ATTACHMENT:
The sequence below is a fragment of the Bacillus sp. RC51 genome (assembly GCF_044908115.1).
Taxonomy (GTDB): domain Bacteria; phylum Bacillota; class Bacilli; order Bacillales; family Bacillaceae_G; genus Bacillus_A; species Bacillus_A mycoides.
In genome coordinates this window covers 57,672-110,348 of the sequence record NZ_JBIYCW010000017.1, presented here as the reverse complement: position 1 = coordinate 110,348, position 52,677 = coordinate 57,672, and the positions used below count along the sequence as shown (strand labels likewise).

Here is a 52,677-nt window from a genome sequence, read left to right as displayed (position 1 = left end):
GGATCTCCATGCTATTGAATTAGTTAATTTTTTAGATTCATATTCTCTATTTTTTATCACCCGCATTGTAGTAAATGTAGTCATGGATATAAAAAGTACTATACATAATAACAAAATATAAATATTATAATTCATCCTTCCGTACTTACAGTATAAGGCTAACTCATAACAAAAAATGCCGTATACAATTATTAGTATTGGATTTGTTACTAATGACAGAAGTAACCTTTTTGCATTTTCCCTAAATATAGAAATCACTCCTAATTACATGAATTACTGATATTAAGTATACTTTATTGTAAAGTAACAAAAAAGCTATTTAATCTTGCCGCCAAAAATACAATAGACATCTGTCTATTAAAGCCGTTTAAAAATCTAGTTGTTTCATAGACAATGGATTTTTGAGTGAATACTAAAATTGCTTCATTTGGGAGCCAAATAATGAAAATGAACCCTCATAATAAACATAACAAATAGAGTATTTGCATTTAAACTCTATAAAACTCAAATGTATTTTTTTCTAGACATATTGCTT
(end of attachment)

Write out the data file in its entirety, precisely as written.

The sequence below is a fragment of the Bacillus sp. RC51 genome (assembly GCF_044908115.1).
Taxonomy (GTDB): domain Bacteria; phylum Bacillota; class Bacilli; order Bacillales; family Bacillaceae_G; genus Bacillus_A; species Bacillus_A mycoides.
In genome coordinates this window covers 57,672-110,348 of the sequence record NZ_JBIYCW010000017.1, presented here as the reverse complement: position 1 = coordinate 110,348, position 52,677 = coordinate 57,672, and the positions used below count along the sequence as shown (strand labels likewise).

Here is a 52,677-nt window from a genome sequence, read left to right as displayed (position 1 = left end):
GGATCTCCATGCTATTGAATTAGTTAATTTTTTAGATTCATATTCTCTATTTTTTATCACCCGCATTGTAGTAAATGTAGTCATGGATATAAAAAGTACTATACATAATAACAAAATATAAATATTATAATTCATCCTTCCGTACTTACAGTATAAGGCTAACTCATAACAAAAAATGCCGTATACAATTATTAGTATTGGATTTGTTACTAATGACAGAAGTAACCTTTTTGCATTTTCCCTAAATATAGAAATCACTCCTAATTACATGAATTACTGATATTAAGTATACTTTATTGTAAAGTAACAAAAAAGCTATTTAATCTTGCCGCCAAAAATACAATAGACATCTGTCTATTAAAGCCGTTTAAAAATCTAGTTGTTTCATAGACAATGGATTTTTGAGTGAATACTAAAATTGCTTCATTTGGGAGCCAAATAATGAAAATGAACCCTCATAATAAACATAACAAATAGAGTATTTGCATTTAAACTCTATAAAACTCAAATGTATTTTTTTCTAGACATATTGCTT